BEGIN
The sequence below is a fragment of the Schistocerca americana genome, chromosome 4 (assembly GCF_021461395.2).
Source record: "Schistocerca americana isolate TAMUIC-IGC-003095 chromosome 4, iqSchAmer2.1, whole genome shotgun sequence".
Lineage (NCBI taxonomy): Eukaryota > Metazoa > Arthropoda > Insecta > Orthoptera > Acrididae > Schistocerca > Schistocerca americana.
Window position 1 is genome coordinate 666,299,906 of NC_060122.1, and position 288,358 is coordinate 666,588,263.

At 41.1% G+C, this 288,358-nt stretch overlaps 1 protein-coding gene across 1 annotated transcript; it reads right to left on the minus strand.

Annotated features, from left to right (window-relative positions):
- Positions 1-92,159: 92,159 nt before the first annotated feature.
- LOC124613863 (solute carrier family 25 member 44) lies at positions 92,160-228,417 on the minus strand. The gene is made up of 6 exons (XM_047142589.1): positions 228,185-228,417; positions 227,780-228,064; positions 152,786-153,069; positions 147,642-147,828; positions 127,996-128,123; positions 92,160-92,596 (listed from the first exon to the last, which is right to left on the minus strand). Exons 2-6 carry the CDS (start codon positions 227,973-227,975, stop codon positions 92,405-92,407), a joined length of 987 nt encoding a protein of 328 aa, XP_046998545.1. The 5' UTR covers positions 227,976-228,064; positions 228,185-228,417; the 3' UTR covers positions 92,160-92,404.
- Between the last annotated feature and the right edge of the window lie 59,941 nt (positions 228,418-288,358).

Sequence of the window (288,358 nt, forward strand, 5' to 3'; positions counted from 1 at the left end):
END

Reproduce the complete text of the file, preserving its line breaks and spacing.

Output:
The sequence below is a fragment of the Schistocerca americana genome, chromosome 4 (assembly GCF_021461395.2).
Source record: "Schistocerca americana isolate TAMUIC-IGC-003095 chromosome 4, iqSchAmer2.1, whole genome shotgun sequence".
Lineage (NCBI taxonomy): Eukaryota > Metazoa > Arthropoda > Insecta > Orthoptera > Acrididae > Schistocerca > Schistocerca americana.
Window position 1 is genome coordinate 666,299,906 of NC_060122.1, and position 288,358 is coordinate 666,588,263.

At 41.1% G+C, this 288,358-nt stretch overlaps 1 protein-coding gene across 1 annotated transcript; it reads right to left on the minus strand.

Annotated features, from left to right (window-relative positions):
- Positions 1-92,159: 92,159 nt before the first annotated feature.
- LOC124613863 (solute carrier family 25 member 44) lies at positions 92,160-228,417 on the minus strand. The gene is made up of 6 exons (XM_047142589.1): positions 228,185-228,417; positions 227,780-228,064; positions 152,786-153,069; positions 147,642-147,828; positions 127,996-128,123; positions 92,160-92,596 (listed from the first exon to the last, which is right to left on the minus strand). Exons 2-6 carry the CDS (start codon positions 227,973-227,975, stop codon positions 92,405-92,407), a joined length of 987 nt encoding a protein of 328 aa, XP_046998545.1. The 5' UTR covers positions 227,976-228,064; positions 228,185-228,417; the 3' UTR covers positions 92,160-92,404.
- Between the last annotated feature and the right edge of the window lie 59,941 nt (positions 228,418-288,358).

Sequence of the window (288,358 nt, forward strand, 5' to 3'; positions counted from 1 at the left end):